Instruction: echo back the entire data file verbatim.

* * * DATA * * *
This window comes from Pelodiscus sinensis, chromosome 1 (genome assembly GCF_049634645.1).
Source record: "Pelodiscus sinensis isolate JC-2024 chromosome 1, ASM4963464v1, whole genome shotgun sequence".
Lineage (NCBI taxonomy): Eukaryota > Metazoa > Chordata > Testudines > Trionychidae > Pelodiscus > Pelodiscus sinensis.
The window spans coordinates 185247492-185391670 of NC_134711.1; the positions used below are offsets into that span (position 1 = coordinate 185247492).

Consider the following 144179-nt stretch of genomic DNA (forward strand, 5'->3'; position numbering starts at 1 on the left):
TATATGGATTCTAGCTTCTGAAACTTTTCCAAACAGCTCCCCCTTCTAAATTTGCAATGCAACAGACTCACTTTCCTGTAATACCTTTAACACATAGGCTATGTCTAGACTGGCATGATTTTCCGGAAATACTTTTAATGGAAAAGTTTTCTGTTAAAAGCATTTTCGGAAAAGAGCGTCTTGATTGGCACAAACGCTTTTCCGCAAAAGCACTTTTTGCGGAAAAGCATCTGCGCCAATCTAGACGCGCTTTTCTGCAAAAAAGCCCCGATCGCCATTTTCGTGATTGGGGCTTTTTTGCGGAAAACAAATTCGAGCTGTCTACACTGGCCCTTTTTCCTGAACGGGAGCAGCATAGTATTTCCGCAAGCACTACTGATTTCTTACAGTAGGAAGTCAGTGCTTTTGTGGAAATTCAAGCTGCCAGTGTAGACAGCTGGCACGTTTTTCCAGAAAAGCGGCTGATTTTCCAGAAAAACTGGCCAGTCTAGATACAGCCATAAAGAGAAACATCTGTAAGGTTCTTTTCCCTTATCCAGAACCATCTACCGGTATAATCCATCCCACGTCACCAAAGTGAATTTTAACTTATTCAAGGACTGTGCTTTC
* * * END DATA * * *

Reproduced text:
This window comes from Pelodiscus sinensis, chromosome 1 (genome assembly GCF_049634645.1).
Source record: "Pelodiscus sinensis isolate JC-2024 chromosome 1, ASM4963464v1, whole genome shotgun sequence".
Lineage (NCBI taxonomy): Eukaryota > Metazoa > Chordata > Testudines > Trionychidae > Pelodiscus > Pelodiscus sinensis.
The window spans coordinates 185247492-185391670 of NC_134711.1; the positions used below are offsets into that span (position 1 = coordinate 185247492).

Consider the following 144179-nt stretch of genomic DNA (forward strand, 5'->3'; position numbering starts at 1 on the left):
TATATGGATTCTAGCTTCTGAAACTTTTCCAAACAGCTCCCCCTTCTAAATTTGCAATGCAACAGACTCACTTTCCTGTAATACCTTTAACACATAGGCTATGTCTAGACTGGCATGATTTTCCGGAAATACTTTTAATGGAAAAGTTTTCTGTTAAAAGCATTTTCGGAAAAGAGCGTCTTGATTGGCACAAACGCTTTTCCGCAAAAGCACTTTTTGCGGAAAAGCATCTGCGCCAATCTAGACGCGCTTTTCTGCAAAAAAGCCCCGATCGCCATTTTCGTGATTGGGGCTTTTTTGCGGAAAACAAATTCGAGCTGTCTACACTGGCCCTTTTTCCTGAACGGGAGCAGCATAGTATTTCCGCAAGCACTACTGATTTCTTACAGTAGGAAGTCAGTGCTTTTGTGGAAATTCAAGCTGCCAGTGTAGACAGCTGGCACGTTTTTCCAGAAAAGCGGCTGATTTTCCAGAAAAACTGGCCAGTCTAGATACAGCCATAAAGAGAAACATCTGTAAGGTTCTTTTCCCTTATCCAGAACCATCTACCGGTATAATCCATCCCACGTCACCAAAGTGAATTTTAACTTATTCAAGGACTGTGCTTTC